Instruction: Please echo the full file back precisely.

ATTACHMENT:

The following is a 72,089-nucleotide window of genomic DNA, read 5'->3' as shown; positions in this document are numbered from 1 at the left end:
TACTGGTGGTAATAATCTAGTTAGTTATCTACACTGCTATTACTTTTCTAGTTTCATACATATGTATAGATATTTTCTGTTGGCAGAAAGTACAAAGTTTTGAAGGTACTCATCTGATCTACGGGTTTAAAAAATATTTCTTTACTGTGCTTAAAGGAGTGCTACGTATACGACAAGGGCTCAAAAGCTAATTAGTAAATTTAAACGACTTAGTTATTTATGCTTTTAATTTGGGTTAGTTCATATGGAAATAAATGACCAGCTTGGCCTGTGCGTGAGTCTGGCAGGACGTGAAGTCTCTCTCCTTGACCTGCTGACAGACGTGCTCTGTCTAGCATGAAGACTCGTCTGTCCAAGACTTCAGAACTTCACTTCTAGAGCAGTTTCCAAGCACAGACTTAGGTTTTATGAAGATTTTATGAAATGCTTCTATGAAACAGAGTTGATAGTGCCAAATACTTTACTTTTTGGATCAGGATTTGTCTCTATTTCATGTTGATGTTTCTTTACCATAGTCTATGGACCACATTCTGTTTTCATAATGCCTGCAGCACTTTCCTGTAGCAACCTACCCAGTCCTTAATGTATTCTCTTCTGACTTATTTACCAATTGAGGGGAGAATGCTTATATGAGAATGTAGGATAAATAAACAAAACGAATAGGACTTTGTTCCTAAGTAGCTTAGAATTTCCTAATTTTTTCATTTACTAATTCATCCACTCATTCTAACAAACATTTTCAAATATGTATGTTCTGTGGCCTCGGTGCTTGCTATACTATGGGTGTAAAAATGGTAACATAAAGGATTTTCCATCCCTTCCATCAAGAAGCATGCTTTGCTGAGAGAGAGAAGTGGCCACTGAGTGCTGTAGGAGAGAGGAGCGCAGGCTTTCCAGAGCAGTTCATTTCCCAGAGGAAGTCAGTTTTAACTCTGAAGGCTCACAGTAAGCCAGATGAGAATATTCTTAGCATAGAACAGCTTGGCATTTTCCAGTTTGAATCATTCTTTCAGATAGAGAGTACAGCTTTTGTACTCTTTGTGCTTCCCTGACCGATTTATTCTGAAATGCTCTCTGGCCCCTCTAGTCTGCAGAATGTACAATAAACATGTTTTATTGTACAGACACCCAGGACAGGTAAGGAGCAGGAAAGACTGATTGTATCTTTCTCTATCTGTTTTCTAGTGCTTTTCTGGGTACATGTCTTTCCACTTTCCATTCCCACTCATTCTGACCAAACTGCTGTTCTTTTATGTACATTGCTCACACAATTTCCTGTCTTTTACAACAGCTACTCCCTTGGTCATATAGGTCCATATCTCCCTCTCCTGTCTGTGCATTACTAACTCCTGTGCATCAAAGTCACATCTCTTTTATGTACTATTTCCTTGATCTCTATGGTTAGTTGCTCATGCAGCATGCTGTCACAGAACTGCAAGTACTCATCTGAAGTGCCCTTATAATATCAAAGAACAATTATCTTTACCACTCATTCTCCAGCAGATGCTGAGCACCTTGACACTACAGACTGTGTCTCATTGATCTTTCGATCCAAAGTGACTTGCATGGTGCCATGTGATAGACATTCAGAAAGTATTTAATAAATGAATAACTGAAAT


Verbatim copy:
The following is a 72,089-nucleotide window of genomic DNA, read 5'->3' as shown; positions in this document are numbered from 1 at the left end:
TACTGGTGGTAATAATCTAGTTAGTTATCTACACTGCTATTACTTTTCTAGTTTCATACATATGTATAGATATTTTCTGTTGGCAGAAAGTACAAAGTTTTGAAGGTACTCATCTGATCTACGGGTTTAAAAAATATTTCTTTACTGTGCTTAAAGGAGTGCTACGTATACGACAAGGGCTCAAAAGCTAATTAGTAAATTTAAACGACTTAGTTATTTATGCTTTTAATTTGGGTTAGTTCATATGGAAATAAATGACCAGCTTGGCCTGTGCGTGAGTCTGGCAGGACGTGAAGTCTCTCTCCTTGACCTGCTGACAGACGTGCTCTGTCTAGCATGAAGACTCGTCTGTCCAAGACTTCAGAACTTCACTTCTAGAGCAGTTTCCAAGCACAGACTTAGGTTTTATGAAGATTTTATGAAATGCTTCTATGAAACAGAGTTGATAGTGCCAAATACTTTACTTTTTGGATCAGGATTTGTCTCTATTTCATGTTGATGTTTCTTTACCATAGTCTATGGACCACATTCTGTTTTCATAATGCCTGCAGCACTTTCCTGTAGCAACCTACCCAGTCCTTAATGTATTCTCTTCTGACTTATTTACCAATTGAGGGGAGAATGCTTATATGAGAATGTAGGATAAATAAACAAAACGAATAGGACTTTGTTCCTAAGTAGCTTAGAATTTCCTAATTTTTTCATTTACTAATTCATCCACTCATTCTAACAAACATTTTCAAATATGTATGTTCTGTGGCCTCGGTGCTTGCTATACTATGGGTGTAAAAATGGTAACATAAAGGATTTTCCATCCCTTCCATCAAGAAGCATGCTTTGCTGAGAGAGAGAAGTGGCCACTGAGTGCTGTAGGAGAGAGGAGCGCAGGCTTTCCAGAGCAGTTCATTTCCCAGAGGAAGTCAGTTTTAACTCTGAAGGCTCACAGTAAGCCAGATGAGAATATTCTTAGCATAGAACAGCTTGGCATTTTCCAGTTTGAATCATTCTTTCAGATAGAGAGTACAGCTTTTGTACTCTTTGTGCTTCCCTGACCGATTTATTCTGAAATGCTCTCTGGCCCCTCTAGTCTGCAGAATGTACAATAAACATGTTTTATTGTACAGACACCCAGGACAGGTAAGGAGCAGGAAAGACTGATTGTATCTTTCTCTATCTGTTTTCTAGTGCTTTTCTGGGTACATGTCTTTCCACTTTCCATTCCCACTCATTCTGACCAAACTGCTGTTCTTTTATGTACATTGCTCACACAATTTCCTGTCTTTTACAACAGCTACTCCCTTGGTCATATAGGTCCATATCTCCCTCTCCTGTCTGTGCATTACTAACTCCTGTGCATCAAAGTCACATCTCTTTTATGTACTATTTCCTTGATCTCTATGGTTAGTTGCTCATGCAGCATGCTGTCACAGAACTGCAAGTACTCATCTGAAGTGCCCTTATAATATCAAAGAACAATTATCTTTACCACTCATTCTCCAGCAGATGCTGAGCACCTTGACACTACAGACTGTGTCTCATTGATCTTTCGATCCAAAGTGACTTGCATGGTGCCATGTGATAGACATTCAGAAAGTATTTAATAAATGAATAACTGAAAT